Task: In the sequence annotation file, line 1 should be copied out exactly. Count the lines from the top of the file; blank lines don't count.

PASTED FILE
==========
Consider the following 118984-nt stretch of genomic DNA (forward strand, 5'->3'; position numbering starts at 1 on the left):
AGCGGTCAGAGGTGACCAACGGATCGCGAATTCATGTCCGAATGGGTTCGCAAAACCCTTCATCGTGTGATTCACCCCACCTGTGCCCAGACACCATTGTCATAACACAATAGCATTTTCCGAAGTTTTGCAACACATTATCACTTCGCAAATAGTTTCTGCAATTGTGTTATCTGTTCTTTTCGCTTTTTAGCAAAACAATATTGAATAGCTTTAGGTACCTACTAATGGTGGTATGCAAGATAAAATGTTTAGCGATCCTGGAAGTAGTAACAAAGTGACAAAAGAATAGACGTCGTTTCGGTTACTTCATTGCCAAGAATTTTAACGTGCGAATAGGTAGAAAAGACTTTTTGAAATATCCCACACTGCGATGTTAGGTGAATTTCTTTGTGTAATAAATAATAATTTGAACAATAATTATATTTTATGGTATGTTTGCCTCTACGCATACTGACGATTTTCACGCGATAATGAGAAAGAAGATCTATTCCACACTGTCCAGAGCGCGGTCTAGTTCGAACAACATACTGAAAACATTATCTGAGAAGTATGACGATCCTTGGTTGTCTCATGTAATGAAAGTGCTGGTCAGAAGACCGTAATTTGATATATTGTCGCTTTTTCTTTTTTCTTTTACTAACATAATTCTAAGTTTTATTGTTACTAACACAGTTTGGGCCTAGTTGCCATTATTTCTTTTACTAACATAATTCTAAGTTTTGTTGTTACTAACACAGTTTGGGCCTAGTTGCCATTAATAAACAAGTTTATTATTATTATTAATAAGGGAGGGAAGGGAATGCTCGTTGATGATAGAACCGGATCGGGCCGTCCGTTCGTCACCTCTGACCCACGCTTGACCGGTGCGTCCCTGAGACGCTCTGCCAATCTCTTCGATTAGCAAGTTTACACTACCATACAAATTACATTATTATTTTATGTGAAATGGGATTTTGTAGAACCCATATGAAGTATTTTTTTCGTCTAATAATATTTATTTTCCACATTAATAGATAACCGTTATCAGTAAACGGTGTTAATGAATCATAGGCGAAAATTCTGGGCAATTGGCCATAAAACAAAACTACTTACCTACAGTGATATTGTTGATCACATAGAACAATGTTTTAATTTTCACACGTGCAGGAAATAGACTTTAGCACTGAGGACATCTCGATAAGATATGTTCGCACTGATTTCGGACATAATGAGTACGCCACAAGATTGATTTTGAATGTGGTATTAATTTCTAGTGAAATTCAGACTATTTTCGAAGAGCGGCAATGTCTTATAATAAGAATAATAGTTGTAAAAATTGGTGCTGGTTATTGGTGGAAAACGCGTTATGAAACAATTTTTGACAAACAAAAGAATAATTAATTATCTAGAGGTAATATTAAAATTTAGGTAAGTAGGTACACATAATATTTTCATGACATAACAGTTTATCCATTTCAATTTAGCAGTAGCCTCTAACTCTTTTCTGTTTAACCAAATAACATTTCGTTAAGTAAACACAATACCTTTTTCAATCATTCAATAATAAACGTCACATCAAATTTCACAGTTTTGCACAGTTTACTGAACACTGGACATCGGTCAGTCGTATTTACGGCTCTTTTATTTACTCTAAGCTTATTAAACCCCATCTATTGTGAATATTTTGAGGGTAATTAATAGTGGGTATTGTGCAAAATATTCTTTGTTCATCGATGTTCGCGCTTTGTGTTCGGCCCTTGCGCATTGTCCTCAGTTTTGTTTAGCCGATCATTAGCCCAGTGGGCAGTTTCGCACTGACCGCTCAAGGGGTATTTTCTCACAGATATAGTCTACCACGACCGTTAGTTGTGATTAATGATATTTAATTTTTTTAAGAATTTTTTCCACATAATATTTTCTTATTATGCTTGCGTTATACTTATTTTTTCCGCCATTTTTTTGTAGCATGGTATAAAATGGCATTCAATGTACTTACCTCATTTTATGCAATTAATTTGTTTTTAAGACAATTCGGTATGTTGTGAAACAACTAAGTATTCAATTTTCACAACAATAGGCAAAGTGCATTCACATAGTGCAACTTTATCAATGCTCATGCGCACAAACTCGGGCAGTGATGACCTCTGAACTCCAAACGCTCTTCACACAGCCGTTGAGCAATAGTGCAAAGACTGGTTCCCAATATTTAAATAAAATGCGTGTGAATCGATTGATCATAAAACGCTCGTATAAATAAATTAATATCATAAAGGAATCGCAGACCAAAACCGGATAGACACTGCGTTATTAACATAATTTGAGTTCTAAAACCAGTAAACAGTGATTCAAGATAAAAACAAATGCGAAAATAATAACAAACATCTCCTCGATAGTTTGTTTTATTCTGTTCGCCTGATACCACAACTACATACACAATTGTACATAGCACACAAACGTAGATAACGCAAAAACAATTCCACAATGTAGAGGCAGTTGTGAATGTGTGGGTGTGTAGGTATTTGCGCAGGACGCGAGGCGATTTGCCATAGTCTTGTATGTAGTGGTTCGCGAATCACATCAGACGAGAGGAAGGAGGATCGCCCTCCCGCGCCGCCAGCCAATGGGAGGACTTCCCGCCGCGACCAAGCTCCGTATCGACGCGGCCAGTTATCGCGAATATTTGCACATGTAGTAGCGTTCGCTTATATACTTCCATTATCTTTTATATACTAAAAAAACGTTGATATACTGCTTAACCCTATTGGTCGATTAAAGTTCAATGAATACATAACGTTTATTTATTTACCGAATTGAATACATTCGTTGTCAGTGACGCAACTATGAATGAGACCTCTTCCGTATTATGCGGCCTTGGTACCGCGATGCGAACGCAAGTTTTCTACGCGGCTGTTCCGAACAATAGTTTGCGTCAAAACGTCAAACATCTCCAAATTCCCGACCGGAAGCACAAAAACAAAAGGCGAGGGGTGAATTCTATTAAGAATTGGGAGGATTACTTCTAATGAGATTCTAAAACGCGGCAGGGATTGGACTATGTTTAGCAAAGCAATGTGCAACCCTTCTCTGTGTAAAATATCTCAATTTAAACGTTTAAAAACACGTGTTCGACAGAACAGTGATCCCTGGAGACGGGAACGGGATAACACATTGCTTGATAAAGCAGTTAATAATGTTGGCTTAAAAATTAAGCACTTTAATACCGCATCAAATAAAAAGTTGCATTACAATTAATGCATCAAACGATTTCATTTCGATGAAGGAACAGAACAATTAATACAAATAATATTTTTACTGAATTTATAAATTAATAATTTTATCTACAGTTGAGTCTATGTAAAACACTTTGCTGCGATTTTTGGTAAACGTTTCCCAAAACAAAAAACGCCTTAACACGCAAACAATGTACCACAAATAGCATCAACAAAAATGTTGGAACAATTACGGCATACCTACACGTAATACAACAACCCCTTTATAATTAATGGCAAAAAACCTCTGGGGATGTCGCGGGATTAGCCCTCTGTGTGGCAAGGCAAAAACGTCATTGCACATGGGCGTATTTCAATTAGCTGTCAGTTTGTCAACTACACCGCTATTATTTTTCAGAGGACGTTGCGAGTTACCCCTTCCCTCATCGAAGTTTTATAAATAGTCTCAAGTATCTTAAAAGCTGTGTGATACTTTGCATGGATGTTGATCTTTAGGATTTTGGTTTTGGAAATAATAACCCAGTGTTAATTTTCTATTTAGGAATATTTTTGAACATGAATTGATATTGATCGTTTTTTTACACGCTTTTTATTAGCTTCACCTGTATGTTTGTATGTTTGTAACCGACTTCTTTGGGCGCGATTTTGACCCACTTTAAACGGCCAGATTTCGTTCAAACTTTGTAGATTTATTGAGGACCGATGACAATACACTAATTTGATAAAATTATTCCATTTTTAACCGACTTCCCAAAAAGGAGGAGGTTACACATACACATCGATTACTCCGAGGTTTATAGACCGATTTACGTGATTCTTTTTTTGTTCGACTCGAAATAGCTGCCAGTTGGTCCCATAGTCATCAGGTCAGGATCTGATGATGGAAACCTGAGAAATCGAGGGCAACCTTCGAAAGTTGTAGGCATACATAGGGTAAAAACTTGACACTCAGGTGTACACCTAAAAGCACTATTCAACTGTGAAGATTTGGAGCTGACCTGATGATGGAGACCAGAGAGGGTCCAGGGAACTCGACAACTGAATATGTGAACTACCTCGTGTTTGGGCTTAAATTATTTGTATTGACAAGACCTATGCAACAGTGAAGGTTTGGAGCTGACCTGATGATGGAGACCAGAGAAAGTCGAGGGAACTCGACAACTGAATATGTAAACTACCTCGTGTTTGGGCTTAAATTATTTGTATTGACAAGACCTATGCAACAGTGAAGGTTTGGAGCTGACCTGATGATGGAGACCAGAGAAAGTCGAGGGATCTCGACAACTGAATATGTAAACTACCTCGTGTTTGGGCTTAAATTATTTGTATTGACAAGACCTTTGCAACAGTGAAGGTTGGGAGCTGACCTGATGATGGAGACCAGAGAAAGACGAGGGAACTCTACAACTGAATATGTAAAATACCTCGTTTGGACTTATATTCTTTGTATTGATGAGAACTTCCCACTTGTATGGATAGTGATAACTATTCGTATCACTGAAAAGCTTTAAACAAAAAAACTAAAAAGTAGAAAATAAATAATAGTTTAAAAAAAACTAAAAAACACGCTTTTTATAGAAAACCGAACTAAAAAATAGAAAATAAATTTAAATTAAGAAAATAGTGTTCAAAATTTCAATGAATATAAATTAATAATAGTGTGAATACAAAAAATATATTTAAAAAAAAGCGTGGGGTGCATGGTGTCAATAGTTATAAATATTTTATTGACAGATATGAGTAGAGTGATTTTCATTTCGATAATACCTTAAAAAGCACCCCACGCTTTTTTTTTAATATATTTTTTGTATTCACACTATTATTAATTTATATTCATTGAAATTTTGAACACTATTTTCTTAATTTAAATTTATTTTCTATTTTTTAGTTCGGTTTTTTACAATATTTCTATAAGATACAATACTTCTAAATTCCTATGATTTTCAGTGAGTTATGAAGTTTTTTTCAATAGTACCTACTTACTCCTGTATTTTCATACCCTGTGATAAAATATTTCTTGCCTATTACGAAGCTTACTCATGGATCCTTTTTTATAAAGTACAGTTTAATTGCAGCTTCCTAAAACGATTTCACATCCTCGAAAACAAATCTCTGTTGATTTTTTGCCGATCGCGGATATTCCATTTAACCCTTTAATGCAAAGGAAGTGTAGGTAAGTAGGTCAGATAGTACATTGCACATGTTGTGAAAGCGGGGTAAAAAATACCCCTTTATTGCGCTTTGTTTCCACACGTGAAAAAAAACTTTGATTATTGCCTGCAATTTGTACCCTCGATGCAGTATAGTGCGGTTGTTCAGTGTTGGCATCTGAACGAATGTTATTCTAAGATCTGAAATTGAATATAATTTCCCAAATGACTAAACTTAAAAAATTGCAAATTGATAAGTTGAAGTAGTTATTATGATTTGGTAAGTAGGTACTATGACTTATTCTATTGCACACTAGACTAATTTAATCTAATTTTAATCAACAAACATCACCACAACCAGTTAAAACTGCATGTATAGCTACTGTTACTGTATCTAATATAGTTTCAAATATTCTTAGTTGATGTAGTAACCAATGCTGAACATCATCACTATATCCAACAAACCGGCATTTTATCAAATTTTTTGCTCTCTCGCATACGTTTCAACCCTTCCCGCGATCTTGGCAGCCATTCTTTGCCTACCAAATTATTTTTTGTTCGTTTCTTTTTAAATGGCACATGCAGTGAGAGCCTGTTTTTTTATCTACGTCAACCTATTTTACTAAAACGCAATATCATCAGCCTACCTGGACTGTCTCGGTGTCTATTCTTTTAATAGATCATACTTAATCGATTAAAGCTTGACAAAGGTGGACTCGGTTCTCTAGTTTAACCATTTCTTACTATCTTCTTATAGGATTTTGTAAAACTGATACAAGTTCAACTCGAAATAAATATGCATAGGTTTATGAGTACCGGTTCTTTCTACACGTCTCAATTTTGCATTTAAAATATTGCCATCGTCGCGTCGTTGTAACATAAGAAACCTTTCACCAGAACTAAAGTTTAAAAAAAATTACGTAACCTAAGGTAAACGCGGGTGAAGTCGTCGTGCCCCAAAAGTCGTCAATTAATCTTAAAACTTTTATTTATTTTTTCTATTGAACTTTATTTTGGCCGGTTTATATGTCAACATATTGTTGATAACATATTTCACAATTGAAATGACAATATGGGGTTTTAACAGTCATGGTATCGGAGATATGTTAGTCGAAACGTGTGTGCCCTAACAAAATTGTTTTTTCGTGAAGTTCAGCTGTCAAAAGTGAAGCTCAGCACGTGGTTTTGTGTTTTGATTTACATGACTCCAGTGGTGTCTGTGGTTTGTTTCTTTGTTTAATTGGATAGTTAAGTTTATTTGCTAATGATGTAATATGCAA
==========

Consider the following 118984-nt stretch of genomic DNA (forward strand, 5'->3'; position numbering starts at 1 on the left):